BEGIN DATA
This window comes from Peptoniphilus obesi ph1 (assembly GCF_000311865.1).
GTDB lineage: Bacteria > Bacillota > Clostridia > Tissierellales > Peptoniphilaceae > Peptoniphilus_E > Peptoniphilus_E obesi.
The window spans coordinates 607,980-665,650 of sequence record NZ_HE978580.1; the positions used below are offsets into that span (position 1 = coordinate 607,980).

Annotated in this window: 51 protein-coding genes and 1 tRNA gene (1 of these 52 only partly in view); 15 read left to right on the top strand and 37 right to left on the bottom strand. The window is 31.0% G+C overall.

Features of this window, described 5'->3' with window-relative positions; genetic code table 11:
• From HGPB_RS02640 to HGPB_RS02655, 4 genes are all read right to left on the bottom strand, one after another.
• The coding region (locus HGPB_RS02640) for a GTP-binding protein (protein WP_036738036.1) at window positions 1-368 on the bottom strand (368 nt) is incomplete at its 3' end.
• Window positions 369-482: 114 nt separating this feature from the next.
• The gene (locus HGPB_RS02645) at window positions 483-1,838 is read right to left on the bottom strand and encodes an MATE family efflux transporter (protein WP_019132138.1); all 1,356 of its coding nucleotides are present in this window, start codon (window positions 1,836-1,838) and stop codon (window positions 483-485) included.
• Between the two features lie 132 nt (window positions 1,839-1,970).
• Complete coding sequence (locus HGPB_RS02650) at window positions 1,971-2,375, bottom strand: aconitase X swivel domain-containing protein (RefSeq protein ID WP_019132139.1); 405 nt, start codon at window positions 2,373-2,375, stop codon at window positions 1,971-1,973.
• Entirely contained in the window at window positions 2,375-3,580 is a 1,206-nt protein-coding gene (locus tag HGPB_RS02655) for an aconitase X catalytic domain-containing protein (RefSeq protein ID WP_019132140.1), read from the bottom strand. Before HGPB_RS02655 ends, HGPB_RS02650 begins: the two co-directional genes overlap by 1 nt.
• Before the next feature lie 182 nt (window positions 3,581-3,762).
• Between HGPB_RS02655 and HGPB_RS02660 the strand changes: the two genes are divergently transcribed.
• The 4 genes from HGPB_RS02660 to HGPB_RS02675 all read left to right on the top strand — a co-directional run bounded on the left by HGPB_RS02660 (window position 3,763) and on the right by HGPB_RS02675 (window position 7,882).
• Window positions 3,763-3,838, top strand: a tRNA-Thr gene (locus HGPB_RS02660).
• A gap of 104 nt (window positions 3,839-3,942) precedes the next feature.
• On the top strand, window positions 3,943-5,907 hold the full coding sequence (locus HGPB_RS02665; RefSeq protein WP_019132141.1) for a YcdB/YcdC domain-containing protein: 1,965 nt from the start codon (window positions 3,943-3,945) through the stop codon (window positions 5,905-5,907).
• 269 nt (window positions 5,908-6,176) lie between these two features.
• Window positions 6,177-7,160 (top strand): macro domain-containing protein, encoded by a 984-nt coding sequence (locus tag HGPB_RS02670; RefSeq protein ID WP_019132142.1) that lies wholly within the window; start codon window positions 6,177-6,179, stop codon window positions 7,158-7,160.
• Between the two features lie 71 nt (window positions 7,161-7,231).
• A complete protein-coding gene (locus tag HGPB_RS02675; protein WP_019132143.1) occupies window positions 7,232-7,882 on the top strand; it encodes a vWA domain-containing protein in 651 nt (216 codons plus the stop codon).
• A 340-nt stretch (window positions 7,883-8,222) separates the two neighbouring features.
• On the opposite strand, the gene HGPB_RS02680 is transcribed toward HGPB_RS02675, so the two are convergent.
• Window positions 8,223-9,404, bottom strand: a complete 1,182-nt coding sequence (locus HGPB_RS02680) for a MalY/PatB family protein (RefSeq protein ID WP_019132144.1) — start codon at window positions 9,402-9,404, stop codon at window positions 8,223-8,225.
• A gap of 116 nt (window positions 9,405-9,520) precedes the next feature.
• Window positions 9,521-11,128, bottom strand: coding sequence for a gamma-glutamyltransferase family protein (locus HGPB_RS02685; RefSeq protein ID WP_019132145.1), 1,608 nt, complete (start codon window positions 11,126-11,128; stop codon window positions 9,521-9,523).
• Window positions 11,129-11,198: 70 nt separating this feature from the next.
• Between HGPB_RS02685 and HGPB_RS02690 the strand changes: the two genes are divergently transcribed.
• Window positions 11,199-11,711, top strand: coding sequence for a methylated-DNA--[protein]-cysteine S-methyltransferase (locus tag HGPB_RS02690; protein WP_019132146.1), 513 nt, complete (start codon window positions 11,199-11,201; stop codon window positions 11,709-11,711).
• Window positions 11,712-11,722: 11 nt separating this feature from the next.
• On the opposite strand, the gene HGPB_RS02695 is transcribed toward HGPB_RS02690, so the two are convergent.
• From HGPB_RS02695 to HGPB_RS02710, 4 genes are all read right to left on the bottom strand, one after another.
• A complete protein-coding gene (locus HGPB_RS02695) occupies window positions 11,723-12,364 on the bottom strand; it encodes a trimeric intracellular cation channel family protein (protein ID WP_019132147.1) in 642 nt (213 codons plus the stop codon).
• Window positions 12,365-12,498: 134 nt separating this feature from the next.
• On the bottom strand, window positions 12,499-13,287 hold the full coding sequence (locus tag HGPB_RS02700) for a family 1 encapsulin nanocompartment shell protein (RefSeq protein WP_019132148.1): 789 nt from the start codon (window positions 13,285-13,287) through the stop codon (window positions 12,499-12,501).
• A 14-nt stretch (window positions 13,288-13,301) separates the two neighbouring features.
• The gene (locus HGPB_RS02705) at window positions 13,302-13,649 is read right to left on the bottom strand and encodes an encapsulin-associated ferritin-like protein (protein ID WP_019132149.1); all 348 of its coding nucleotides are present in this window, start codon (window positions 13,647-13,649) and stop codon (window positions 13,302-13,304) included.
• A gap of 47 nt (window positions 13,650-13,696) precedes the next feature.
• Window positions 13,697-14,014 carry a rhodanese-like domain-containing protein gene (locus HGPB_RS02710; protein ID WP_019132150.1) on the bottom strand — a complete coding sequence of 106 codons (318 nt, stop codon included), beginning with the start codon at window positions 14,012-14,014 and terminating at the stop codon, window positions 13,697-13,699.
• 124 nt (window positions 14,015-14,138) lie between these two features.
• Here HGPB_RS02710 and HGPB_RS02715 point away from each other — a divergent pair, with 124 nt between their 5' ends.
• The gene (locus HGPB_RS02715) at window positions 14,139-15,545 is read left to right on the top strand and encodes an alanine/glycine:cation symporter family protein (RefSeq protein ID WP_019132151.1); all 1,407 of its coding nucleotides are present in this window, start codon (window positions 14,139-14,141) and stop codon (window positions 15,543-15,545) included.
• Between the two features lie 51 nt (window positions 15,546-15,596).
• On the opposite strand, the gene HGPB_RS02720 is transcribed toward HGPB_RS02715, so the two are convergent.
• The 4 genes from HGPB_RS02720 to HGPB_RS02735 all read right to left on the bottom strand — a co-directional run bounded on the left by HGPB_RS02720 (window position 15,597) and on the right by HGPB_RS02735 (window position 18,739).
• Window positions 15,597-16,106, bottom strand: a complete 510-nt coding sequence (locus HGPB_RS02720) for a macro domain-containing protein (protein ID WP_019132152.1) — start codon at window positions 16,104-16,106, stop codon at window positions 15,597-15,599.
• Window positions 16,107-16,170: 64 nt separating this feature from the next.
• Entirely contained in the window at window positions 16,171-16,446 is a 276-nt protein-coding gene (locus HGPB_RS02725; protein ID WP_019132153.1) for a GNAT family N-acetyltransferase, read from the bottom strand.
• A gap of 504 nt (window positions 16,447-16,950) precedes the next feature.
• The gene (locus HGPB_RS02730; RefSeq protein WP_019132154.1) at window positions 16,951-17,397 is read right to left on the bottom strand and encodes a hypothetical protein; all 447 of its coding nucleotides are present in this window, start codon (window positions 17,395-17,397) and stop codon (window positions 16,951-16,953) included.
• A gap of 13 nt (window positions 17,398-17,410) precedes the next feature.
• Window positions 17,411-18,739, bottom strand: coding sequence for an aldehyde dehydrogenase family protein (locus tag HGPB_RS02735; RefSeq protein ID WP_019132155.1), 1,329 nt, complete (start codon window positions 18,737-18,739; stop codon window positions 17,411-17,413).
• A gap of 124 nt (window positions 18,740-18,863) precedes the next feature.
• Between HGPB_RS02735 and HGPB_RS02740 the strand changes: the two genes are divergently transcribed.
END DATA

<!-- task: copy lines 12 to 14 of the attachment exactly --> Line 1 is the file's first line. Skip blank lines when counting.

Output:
• Entirely contained in the window at window positions 2,375-3,580 is a 1,206-nt protein-coding gene (locus tag HGPB_RS02655) for an aconitase X catalytic domain-containing protein (RefSeq protein ID WP_019132140.1), read from the bottom strand. Before HGPB_RS02655 ends, HGPB_RS02650 begins: the two co-directional genes overlap by 1 nt.
• Before the next feature lie 182 nt (window positions 3,581-3,762).
• Between HGPB_RS02655 and HGPB_RS02660 the strand changes: the two genes are divergently transcribed.